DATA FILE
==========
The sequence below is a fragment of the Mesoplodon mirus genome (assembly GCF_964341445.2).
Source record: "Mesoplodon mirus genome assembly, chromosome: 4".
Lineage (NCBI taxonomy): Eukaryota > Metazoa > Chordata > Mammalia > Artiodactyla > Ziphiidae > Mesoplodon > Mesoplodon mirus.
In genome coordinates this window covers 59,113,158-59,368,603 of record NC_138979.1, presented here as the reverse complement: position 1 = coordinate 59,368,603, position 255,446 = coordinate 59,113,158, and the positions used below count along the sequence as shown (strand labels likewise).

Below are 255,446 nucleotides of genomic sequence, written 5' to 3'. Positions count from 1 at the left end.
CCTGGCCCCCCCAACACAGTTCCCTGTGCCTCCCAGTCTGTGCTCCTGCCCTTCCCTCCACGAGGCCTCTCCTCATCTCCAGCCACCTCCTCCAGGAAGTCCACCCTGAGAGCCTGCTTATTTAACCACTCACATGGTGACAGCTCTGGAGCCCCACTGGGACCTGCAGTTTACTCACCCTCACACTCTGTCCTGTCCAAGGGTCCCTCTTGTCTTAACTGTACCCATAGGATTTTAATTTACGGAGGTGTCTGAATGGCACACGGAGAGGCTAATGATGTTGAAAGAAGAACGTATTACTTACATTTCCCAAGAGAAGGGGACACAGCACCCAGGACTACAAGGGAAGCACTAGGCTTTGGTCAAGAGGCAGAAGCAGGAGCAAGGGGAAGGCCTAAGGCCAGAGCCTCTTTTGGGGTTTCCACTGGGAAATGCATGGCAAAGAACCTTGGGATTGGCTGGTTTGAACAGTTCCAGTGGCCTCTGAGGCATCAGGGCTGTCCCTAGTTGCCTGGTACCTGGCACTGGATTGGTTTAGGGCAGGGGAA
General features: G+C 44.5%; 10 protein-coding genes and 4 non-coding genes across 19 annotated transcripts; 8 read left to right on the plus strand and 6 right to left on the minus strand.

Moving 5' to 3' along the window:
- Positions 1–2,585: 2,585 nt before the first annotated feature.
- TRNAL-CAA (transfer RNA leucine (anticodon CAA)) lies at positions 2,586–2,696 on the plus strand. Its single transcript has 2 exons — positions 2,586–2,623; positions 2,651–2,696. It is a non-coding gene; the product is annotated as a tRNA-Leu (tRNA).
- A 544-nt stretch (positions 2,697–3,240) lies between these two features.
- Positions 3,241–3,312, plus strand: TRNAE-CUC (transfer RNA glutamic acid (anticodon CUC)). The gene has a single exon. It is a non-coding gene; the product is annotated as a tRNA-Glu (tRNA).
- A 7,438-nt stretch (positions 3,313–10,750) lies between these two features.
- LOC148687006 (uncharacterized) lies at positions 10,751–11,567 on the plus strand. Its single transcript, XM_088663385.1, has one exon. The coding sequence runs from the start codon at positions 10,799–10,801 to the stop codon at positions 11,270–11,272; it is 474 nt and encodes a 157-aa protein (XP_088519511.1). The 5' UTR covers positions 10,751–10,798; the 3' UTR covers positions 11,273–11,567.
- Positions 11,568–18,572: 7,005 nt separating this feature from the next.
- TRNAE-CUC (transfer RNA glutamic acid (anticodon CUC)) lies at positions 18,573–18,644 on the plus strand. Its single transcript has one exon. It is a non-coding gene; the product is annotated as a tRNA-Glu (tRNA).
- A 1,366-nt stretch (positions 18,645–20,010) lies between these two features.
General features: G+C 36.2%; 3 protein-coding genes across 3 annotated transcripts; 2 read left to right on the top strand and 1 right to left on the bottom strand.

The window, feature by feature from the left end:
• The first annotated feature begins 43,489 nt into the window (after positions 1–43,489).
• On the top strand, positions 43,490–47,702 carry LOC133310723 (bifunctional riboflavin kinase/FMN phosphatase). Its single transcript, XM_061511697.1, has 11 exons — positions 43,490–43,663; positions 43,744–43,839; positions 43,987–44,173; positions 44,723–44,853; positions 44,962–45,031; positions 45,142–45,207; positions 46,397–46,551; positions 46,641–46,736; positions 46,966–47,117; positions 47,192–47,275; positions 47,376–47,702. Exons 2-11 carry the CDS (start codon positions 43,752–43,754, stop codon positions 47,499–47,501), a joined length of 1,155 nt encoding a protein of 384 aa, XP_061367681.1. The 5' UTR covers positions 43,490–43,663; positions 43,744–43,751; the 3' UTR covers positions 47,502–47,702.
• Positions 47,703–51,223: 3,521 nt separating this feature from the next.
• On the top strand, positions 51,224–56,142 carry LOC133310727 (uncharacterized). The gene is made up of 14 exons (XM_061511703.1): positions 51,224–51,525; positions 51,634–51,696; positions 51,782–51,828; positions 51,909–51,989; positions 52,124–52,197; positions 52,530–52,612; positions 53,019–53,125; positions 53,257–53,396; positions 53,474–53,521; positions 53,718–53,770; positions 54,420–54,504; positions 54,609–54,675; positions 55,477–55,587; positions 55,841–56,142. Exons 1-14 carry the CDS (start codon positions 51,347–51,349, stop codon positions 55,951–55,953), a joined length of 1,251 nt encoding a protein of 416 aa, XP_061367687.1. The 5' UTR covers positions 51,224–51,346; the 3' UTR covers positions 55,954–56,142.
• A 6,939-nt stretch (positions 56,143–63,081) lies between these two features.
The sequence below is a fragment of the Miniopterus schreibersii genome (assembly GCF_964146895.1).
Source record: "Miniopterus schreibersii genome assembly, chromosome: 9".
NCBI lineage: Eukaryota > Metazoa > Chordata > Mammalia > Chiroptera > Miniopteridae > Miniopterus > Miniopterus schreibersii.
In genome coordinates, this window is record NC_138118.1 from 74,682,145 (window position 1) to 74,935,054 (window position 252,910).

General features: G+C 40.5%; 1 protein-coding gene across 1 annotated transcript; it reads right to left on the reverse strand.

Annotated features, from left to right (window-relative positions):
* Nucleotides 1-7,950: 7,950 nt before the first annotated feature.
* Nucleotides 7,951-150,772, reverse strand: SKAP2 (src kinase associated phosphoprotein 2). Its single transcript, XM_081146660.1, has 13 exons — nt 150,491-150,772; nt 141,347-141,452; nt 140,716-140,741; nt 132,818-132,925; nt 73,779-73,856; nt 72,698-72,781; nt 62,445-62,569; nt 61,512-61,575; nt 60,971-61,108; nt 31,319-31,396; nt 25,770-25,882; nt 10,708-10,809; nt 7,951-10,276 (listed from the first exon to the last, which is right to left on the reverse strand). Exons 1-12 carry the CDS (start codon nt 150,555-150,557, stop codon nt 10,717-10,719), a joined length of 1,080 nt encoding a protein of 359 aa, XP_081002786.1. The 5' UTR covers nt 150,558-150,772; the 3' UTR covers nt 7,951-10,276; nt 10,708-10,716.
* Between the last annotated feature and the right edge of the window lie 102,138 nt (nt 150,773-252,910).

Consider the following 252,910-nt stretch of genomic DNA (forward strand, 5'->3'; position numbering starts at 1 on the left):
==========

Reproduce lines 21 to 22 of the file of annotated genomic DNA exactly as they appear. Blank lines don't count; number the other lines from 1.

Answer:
• On the top strand, positions 43,490–47,702 carry LOC133310723 (bifunctional riboflavin kinase/FMN phosphatase). Its single transcript, XM_061511697.1, has 11 exons — positions 43,490–43,663; positions 43,744–43,839; positions 43,987–44,173; positions 44,723–44,853; positions 44,962–45,031; positions 45,142–45,207; positions 46,397–46,551; positions 46,641–46,736; positions 46,966–47,117; positions 47,192–47,275; positions 47,376–47,702. Exons 2-11 carry the CDS (start codon positions 43,752–43,754, stop codon positions 47,499–47,501), a joined length of 1,155 nt encoding a protein of 384 aa, XP_061367681.1. The 5' UTR covers positions 43,490–43,663; positions 43,744–43,751; the 3' UTR covers positions 47,502–47,702.
• Positions 47,703–51,223: 3,521 nt separating this feature from the next.